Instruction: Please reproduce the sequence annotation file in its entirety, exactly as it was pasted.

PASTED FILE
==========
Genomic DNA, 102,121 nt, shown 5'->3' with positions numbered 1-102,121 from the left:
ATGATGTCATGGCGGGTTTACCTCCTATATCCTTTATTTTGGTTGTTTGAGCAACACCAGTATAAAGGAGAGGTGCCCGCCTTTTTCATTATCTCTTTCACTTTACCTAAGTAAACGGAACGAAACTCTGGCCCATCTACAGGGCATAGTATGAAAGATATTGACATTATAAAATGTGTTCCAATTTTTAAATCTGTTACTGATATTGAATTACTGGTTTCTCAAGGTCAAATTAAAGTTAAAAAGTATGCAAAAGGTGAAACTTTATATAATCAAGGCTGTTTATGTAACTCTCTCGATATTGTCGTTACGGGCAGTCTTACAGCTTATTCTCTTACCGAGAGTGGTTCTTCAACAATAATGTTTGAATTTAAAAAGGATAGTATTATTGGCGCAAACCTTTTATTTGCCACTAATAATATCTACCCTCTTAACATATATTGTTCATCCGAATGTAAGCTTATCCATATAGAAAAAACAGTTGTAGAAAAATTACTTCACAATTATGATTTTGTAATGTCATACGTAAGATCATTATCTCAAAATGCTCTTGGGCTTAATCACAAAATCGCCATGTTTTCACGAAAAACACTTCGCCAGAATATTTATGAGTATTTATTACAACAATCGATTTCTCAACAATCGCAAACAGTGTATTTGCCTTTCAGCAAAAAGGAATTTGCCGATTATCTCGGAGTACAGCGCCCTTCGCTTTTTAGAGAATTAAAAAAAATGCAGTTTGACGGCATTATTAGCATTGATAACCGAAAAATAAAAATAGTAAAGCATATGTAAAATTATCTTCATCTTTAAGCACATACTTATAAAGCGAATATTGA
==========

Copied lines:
Genomic DNA, 102,121 nt, shown 5'->3' with positions numbered 1-102,121 from the left:
ATGATGTCATGGCGGGTTTACCTCCTATATCCTTTATTTTGGTTGTTTGAGCAACACCAGTATAAAGGAGAGGTGCCCGCCTTTTTCATTATCTCTTTCACTTTACCTAAGTAAACGGAACGAAACTCTGGCCCATCTACAGGGCATAGTATGAAAGATATTGACATTATAAAATGTGTTCCAATTTTTAAATCTGTTACTGATATTGAATTACTGGTTTCTCAAGGTCAAATTAAAGTTAAAAAGTATGCAAAAGGTGAAACTTTATATAATCAAGGCTGTTTATGTAACTCTCTCGATATTGTCGTTACGGGCAGTCTTACAGCTTATTCTCTTACCGAGAGTGGTTCTTCAACAATAATGTTTGAATTTAAAAAGGATAGTATTATTGGCGCAAACCTTTTATTTGCCACTAATAATATCTACCCTCTTAACATATATTGTTCATCCGAATGTAAGCTTATCCATATAGAAAAAACAGTTGTAGAAAAATTACTTCACAATTATGATTTTGTAATGTCATACGTAAGATCATTATCTCAAAATGCTCTTGGGCTTAATCACAAAATCGCCATGTTTTCACGAAAAACACTTCGCCAGAATATTTATGAGTATTTATTACAACAATCGATTTCTCAACAATCGCAAACAGTGTATTTGCCTTTCAGCAAAAAGGAATTTGCCGATTATCTCGGAGTACAGCGCCCTTCGCTTTTTAGAGAATTAAAAAAAATGCAGTTTGACGGCATTATTAGCATTGATAACCGAAAAATAAAAATAGTAAAGCATATGTAAAATTATCTTCATCTTTAAGCACATACTTATAAAGCGAATATTGA